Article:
Toyota Avensis 1.8 Valvematic Tourer (2009) review

Published:15 December 2008

Toyota Avensis Estate CAR review
  • At a glance
  • 3 out of 5
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  • 4 out of 5
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  • 3 out of 5

By Steve Moody

Contributing editor, adventurer, ideas pitcher, failed grower-upper

By Steve Moody

Contributing editor, adventurer, ideas pitcher, failed grower-upper

Do you have a handy mat for kneeling on in the garden? How about an all-in-one slipper for both your feet? Cantilevered ‘easy’ tongs for picking up leaves without bending down? Is the biggest thrill in your day the frisson of fear delivered by virtue of the Daily Mail’s latest doom-mongering?

No? Well then the chances are that you do not own the current Toyota Avensis either. It’s the sort of car owned by people who take food out of its packaging, and decant it into stackable Tupperware.

Uninspired, pedestrian and lacking in almost any ambition, the only notable feature of the old one was that it looked a bit odd, as though somebody had left it on the window sill in the hot sun, and the corners had melted.

But then faithful, dependable Toyota doesn’t really do exciting. It’s just not part of its plan, and it has a point - admittedly one that most CAR readers just won't get. There are a lot of Tupperware stackers out there, which is why it sells such a staggering amount of cars.

But Ford, Mazda and even Vauxhall have managed to take the humble saloon and do something fairly exciting with it. Perhaps the new generation Avensis will give suburbanites their morning thrill, without the need for stories about knife-wielding immigrants.

I love the sight of Anton Du Beke in his jumpsuit on hilarious TV programme ‘The Wall’. Will the Avensis’s aesthetics give me such a thrill?

Probably not.  It seems more time has been spent on the names for the design language than the actual design, with such nuggets as Vibrant Clarity, J-factor, Perfect Imbalance, Freeform Geometrics and Integrated Component Architecture colluding to produce a car that looks rather like a cheap imitation of a Lexus, which of course is no surprise.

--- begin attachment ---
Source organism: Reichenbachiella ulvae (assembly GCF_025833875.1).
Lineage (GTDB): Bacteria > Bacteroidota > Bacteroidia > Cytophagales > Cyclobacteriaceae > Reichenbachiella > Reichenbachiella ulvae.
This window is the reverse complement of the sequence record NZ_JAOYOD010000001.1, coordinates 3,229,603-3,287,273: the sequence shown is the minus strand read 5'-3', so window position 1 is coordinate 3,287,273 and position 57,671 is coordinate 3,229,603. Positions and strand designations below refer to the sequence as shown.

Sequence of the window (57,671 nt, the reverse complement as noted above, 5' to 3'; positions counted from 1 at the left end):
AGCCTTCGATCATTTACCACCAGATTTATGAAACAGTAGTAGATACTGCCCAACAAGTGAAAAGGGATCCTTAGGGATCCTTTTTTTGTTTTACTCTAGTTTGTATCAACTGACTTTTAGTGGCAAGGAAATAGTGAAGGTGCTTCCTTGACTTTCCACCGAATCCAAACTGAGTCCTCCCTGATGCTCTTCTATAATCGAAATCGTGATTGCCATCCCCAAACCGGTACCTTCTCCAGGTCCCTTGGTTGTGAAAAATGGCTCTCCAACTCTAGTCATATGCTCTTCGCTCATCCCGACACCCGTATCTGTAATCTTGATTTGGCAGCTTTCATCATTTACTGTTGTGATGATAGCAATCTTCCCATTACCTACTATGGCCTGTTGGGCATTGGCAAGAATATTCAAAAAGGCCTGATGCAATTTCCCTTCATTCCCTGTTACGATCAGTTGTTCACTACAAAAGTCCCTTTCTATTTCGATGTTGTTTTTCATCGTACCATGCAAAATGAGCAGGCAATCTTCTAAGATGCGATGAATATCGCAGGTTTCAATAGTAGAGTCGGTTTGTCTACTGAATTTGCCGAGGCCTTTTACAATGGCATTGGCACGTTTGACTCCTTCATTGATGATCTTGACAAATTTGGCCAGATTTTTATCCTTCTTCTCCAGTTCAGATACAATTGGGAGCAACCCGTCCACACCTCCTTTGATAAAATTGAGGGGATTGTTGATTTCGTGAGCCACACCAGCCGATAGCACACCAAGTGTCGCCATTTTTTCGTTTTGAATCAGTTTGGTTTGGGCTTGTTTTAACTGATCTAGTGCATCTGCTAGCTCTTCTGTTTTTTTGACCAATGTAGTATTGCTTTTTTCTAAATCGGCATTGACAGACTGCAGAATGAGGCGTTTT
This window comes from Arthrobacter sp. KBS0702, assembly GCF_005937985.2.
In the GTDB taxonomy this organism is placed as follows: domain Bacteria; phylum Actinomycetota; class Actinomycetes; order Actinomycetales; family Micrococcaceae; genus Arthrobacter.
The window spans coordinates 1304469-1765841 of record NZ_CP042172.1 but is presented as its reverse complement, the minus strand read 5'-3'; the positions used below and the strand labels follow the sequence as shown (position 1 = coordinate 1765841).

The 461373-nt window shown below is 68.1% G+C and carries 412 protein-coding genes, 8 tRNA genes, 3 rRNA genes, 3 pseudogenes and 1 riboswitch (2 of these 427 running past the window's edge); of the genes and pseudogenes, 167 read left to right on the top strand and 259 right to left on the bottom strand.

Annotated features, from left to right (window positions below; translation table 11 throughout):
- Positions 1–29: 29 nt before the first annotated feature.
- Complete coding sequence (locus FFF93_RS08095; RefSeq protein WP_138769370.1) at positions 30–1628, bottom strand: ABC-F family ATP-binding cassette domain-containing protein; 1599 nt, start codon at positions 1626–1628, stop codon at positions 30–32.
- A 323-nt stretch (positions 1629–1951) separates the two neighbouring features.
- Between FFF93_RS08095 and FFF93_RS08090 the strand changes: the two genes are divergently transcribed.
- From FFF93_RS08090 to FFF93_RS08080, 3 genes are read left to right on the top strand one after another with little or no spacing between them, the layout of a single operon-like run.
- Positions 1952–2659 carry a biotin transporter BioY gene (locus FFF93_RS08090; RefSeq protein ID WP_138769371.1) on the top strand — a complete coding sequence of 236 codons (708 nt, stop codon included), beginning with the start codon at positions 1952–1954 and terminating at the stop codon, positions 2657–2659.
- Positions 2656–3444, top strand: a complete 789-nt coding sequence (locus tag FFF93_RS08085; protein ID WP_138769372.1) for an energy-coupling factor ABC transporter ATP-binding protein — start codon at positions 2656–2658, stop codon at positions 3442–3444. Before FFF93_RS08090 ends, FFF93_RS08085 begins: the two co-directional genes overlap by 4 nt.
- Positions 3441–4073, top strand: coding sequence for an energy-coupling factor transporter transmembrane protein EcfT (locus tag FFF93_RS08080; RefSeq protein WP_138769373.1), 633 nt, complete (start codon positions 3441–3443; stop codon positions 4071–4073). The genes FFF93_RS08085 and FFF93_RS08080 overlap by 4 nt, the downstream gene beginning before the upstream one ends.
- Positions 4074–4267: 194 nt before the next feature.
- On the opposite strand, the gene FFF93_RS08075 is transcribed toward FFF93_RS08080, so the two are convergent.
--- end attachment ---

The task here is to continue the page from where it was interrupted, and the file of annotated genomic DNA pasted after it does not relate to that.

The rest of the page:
The headlights have an edgy, winged appeal while the grille has the chromed, manly strength of it luxurious cousin. But it looks like they’ve fitted the wrong-sized bonnet, with the rim finishing at half-mast somewhere back behind the lights.

The rear, of the saloon in particular, is bland. There’s a badge and some lights but it could be any saloon from the Pacific Rim.

As a design it is singularly unremarkable, perfunctory and delivering no surprises, no flourish and not a jot of joy: a car penned as a means to an end. 

>> Click 'Next' below to read more of our Toyota Avensis Tourer first drive

You can buy three for the price of two on Ovaltine in Tesco’s. Is the Avensis similarly good value?

Thankfully yes. Although diesel is the ubiquitous choice in this sector, the lowering of the cost of petrol and the improvements made in petrol economy make them worth a look. In the Avensis the 1.8 Valvematic, with intelligent variable valve timing is 10% more efficient than the unit it replaces to the tune of 154g/km, while power is up by 14% to 145bhp taking the 0-62mph time under 10 seconds

A six speed manual T2 at £15,760 looks good value for money too, although the big seller will be the mid range TR, at £17,470.

The 2.0-litre D-4D 130 diesel is the pick of the range. It is smooth and willing and with emissions of only 134g/km its combination of power and efficiency is class-leading, and crucially offers company car drivers, where eight out of ten of these Toyota saloons will end up, a low tax bill.